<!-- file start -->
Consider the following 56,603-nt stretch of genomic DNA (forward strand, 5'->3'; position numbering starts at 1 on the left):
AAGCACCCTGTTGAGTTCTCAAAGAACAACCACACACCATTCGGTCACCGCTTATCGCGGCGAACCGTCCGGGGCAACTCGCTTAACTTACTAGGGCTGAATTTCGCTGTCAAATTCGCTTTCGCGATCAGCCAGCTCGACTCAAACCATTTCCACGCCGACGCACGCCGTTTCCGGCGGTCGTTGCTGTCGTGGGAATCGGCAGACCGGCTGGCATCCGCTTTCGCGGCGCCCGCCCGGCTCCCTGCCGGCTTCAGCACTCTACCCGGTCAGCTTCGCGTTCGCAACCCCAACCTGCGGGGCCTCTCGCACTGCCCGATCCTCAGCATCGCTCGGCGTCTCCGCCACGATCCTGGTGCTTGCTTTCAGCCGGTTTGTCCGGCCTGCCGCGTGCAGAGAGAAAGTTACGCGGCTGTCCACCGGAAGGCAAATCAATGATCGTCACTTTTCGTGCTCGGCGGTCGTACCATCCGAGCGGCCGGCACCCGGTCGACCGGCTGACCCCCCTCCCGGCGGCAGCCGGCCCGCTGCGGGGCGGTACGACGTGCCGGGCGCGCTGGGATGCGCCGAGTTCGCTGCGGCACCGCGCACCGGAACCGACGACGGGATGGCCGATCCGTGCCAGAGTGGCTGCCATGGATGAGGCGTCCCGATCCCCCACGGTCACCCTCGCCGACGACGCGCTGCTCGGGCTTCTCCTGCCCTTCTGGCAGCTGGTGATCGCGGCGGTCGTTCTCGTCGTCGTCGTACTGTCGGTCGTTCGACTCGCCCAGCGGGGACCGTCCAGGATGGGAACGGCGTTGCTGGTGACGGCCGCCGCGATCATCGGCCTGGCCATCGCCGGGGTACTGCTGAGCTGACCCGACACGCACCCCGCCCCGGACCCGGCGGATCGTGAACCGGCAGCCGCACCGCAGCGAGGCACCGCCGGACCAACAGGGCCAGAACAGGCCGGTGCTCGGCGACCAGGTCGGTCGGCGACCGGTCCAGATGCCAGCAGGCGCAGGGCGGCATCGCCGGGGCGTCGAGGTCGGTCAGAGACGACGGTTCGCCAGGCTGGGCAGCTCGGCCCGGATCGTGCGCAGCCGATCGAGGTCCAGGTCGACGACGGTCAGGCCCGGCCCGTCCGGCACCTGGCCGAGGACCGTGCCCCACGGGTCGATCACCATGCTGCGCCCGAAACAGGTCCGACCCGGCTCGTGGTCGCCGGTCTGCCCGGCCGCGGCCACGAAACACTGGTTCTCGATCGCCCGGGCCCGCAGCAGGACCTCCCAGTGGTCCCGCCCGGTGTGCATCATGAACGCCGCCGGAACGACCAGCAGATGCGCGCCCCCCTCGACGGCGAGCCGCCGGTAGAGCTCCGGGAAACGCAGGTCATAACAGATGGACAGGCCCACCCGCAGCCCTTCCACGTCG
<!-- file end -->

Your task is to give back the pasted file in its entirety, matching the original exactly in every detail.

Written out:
Consider the following 56,603-nt stretch of genomic DNA (forward strand, 5'->3'; position numbering starts at 1 on the left):
AAGCACCCTGTTGAGTTCTCAAAGAACAACCACACACCATTCGGTCACCGCTTATCGCGGCGAACCGTCCGGGGCAACTCGCTTAACTTACTAGGGCTGAATTTCGCTGTCAAATTCGCTTTCGCGATCAGCCAGCTCGACTCAAACCATTTCCACGCCGACGCACGCCGTTTCCGGCGGTCGTTGCTGTCGTGGGAATCGGCAGACCGGCTGGCATCCGCTTTCGCGGCGCCCGCCCGGCTCCCTGCCGGCTTCAGCACTCTACCCGGTCAGCTTCGCGTTCGCAACCCCAACCTGCGGGGCCTCTCGCACTGCCCGATCCTCAGCATCGCTCGGCGTCTCCGCCACGATCCTGGTGCTTGCTTTCAGCCGGTTTGTCCGGCCTGCCGCGTGCAGAGAGAAAGTTACGCGGCTGTCCACCGGAAGGCAAATCAATGATCGTCACTTTTCGTGCTCGGCGGTCGTACCATCCGAGCGGCCGGCACCCGGTCGACCGGCTGACCCCCCTCCCGGCGGCAGCCGGCCCGCTGCGGGGCGGTACGACGTGCCGGGCGCGCTGGGATGCGCCGAGTTCGCTGCGGCACCGCGCACCGGAACCGACGACGGGATGGCCGATCCGTGCCAGAGTGGCTGCCATGGATGAGGCGTCCCGATCCCCCACGGTCACCCTCGCCGACGACGCGCTGCTCGGGCTTCTCCTGCCCTTCTGGCAGCTGGTGATCGCGGCGGTCGTTCTCGTCGTCGTCGTACTGTCGGTCGTTCGACTCGCCCAGCGGGGACCGTCCAGGATGGGAACGGCGTTGCTGGTGACGGCCGCCGCGATCATCGGCCTGGCCATCGCCGGGGTACTGCTGAGCTGACCCGACACGCACCCCGCCCCGGACCCGGCGGATCGTGAACCGGCAGCCGCACCGCAGCGAGGCACCGCCGGACCAACAGGGCCAGAACAGGCCGGTGCTCGGCGACCAGGTCGGTCGGCGACCGGTCCAGATGCCAGCAGGCGCAGGGCGGCATCGCCGGGGCGTCGAGGTCGGTCAGAGACGACGGTTCGCCAGGCTGGGCAGCTCGGCCCGGATCGTGCGCAGCCGATCGAGGTCCAGGTCGACGACGGTCAGGCCCGGCCCGTCCGGCACCTGGCCGAGGACCGTGCCCCACGGGTCGATCACCATGCTGCGCCCGAAACAGGTCCGACCCGGCTCGTGGTCGCCGGTCTGCCCGGCCGCGGCCACGAAACACTGGTTCTCGATCGCCCGGGCCCGCAGCAGGACCTCCCAGTGGTCCCGCCCGGTGTGCATCATGAACGCCGCCGGAACGACCAGCAGATGCGCGCCCCCCTCGACGGCGAGCCGCCGGTAGAGCTCCGGGAAACGCAGGTCATAACAGATGGACAGGCCCACCCGCAGCCCTTCCACGTCG